How did all of this madness come about, you ask (looking around for the porn links)? And where did I get that ugly picture?

It’s a long sad tale of fallen virtue. I used to be a happy irresponsible freelance, mulcting unwary magazines and setting a bad example for youth. Coupla years back, my crazy but dangerously smart daughter Macon and I were looking for trouble to get into. We decided to take a really squalid picture of me, maybe sleeping in a dumpster while surrounded by Jack Daniels bottles—something embodying the degradation and vice that make life marginally worthwhile. I have no idea why we decided to do it.

So we got the leather jacket and shades and the Harley cow-pie biker hat and the USMC shirt, all the credentials of social unacceptability. We ran over to Seven-Eleven and asked Apu, “You got a really nasty cheap cigar? We’ll bring it right back.” This puzzled him greatly. We put it all together and I tried to look sordid. When Macon’s convulsions subsided and she could manage a straight face, she snapped away.

At the time I was writing Fred On Everything on a site I had designed myself, which is almost as smart as removing varicose veins with a can opener. It was an affront to civilization. Somebody said it looked as if mice had lived in it. So I emailed Emily Wolfer,* daughter of a friend of mine, who understands design. I explained that I wanted a site that would appeal to winos, derelicts, and people who talk to themselves on street corners.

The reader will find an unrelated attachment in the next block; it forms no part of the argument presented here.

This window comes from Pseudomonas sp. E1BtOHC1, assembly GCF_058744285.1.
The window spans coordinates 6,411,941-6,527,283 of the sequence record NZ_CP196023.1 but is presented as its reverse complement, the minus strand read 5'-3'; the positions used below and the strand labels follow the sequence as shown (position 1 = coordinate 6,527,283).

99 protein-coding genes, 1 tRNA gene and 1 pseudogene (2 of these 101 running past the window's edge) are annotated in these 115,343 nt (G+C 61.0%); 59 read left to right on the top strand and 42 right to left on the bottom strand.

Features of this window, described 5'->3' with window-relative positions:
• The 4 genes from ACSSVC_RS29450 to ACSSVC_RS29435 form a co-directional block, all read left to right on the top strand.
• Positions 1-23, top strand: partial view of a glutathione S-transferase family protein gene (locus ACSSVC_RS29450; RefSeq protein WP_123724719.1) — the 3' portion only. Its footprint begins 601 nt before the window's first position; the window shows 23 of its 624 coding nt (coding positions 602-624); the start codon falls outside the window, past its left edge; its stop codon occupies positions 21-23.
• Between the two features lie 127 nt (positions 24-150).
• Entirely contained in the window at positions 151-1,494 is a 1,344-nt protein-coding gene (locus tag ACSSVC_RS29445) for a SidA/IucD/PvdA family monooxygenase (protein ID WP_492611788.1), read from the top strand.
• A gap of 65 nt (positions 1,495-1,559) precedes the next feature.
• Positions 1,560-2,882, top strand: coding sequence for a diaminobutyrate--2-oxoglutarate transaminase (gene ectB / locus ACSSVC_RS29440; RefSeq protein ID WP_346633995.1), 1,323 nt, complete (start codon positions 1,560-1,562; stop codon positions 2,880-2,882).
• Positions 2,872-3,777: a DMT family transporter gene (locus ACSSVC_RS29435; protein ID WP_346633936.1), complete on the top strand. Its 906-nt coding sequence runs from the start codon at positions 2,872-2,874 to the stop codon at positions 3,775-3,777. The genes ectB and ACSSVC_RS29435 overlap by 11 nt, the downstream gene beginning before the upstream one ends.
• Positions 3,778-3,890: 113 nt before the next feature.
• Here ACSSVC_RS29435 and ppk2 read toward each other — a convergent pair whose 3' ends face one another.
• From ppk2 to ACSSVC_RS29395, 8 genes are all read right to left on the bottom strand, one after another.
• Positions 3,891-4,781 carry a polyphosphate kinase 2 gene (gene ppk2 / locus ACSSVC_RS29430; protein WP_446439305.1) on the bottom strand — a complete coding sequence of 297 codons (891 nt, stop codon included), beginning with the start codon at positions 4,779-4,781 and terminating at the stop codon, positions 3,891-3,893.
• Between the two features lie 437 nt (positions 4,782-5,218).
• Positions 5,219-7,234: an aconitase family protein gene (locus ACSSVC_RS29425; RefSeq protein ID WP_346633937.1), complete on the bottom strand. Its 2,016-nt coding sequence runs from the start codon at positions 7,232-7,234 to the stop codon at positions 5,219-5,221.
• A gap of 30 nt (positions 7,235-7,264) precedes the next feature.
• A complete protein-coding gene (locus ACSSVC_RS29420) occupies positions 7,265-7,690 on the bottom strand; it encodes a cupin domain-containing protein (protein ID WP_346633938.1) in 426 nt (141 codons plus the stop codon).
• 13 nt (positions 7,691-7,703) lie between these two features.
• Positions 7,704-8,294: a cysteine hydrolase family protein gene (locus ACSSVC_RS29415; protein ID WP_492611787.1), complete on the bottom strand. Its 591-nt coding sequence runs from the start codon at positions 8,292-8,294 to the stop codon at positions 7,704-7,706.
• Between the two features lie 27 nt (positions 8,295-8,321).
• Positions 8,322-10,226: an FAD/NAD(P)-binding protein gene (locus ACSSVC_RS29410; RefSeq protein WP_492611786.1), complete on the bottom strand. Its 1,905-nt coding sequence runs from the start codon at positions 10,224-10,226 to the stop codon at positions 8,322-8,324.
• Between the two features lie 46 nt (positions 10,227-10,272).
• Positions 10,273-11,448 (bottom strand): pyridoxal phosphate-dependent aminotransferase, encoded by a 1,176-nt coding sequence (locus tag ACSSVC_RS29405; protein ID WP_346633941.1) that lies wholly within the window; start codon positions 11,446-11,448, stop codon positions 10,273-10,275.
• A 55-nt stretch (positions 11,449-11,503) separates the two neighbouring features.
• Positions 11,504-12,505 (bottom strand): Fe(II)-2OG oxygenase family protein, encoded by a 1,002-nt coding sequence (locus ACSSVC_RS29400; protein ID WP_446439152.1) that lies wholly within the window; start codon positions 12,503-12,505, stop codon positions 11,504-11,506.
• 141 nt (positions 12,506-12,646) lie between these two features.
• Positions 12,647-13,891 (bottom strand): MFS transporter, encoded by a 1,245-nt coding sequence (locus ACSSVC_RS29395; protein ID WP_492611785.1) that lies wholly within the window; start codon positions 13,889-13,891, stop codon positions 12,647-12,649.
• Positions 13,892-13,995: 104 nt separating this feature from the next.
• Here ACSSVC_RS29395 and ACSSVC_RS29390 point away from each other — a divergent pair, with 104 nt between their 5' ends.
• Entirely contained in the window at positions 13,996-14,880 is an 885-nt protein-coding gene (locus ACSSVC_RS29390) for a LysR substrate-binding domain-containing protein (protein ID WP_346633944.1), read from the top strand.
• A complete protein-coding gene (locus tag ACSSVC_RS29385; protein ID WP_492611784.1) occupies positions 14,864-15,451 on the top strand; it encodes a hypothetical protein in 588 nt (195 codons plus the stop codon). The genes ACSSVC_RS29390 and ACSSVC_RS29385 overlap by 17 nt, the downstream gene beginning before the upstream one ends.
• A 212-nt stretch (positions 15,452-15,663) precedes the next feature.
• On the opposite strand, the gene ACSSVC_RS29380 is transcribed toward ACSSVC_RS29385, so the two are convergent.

Worked, didn’t it?

OK. There’s a company called CafePress-dot-com that does manufaqcture-on-demand coffee mugs and beer steins and things. You send them a logo or a picture of your mother-in-law being eaten by a German shepherd or anything else that you think urgently needs to be on a tee-shirt. CafePress formats this horror and puts it on a hard drive somewhere. They must have some kind of miracle gadget that spits out logos on cups. The unwary reader goes to the FOE store online which, sure enough, sends them stuff and sends me money. It’s a concept I can live with.

Now we’re coming to the good part.

I got on the ‘puter to Emily, who did the logo and set up the store. And I realized, holy cow, among the mouse pads and bumper stickers was what I thought was half a bikini. Turns out it was a thong, which is technical for just-barely skivvies for gals.


I was stunned. I knew all sorts of people who had written books, but nobody who had written a thong. Fred On Everything bikini-looking briefs! I rose to a whole nuther plane of existence. My male friends turned sickly green with envy. They had never written a thong. The women were more cautious. Sort of, “Hmmm. Well, at least no one else I know would have one.”

Now, you may not have the disposable income to buy a mouse pad. (See? Clever marketing with subliminal message: If you don’t buy one, no one will ever respect you again.) But at least I’m not selling you a bridge. The one in Brooklyn usually goes for fifty million, I hear. Buy a tee-shirt for $19, and you save $49 million and change….

(Republished from Fred on Everything by permission of author or representative)